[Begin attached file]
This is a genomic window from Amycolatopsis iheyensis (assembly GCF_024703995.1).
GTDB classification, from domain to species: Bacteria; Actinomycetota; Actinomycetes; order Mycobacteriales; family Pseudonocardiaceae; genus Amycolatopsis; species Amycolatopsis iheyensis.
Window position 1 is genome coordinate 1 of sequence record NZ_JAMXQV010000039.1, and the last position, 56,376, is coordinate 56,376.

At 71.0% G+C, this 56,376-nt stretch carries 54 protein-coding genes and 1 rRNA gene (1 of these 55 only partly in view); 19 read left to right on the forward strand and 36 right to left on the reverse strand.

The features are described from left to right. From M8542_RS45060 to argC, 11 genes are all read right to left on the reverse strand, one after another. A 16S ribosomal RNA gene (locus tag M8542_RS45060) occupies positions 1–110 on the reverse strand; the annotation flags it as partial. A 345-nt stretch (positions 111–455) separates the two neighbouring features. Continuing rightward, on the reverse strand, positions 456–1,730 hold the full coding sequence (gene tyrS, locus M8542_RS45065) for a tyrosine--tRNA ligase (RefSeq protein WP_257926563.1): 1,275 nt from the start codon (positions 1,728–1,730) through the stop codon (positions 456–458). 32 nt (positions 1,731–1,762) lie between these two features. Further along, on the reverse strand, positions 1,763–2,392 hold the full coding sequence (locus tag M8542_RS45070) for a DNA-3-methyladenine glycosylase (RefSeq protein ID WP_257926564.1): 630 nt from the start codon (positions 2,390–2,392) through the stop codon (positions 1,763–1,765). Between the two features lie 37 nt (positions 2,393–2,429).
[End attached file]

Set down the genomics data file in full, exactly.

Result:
This is a genomic window from Amycolatopsis iheyensis (assembly GCF_024703995.1).
GTDB classification, from domain to species: Bacteria; Actinomycetota; Actinomycetes; order Mycobacteriales; family Pseudonocardiaceae; genus Amycolatopsis; species Amycolatopsis iheyensis.
Window position 1 is genome coordinate 1 of sequence record NZ_JAMXQV010000039.1, and the last position, 56,376, is coordinate 56,376.

At 71.0% G+C, this 56,376-nt stretch carries 54 protein-coding genes and 1 rRNA gene (1 of these 55 only partly in view); 19 read left to right on the forward strand and 36 right to left on the reverse strand.

The features are described from left to right. From M8542_RS45060 to argC, 11 genes are all read right to left on the reverse strand, one after another. A 16S ribosomal RNA gene (locus tag M8542_RS45060) occupies positions 1–110 on the reverse strand; the annotation flags it as partial. A 345-nt stretch (positions 111–455) separates the two neighbouring features. Continuing rightward, on the reverse strand, positions 456–1,730 hold the full coding sequence (gene tyrS, locus M8542_RS45065) for a tyrosine--tRNA ligase (RefSeq protein WP_257926563.1): 1,275 nt from the start codon (positions 1,728–1,730) through the stop codon (positions 456–458). 32 nt (positions 1,731–1,762) lie between these two features. Further along, on the reverse strand, positions 1,763–2,392 hold the full coding sequence (locus tag M8542_RS45070) for a DNA-3-methyladenine glycosylase (RefSeq protein ID WP_257926564.1): 630 nt from the start codon (positions 2,390–2,392) through the stop codon (positions 1,763–1,765). Between the two features lie 37 nt (positions 2,393–2,429).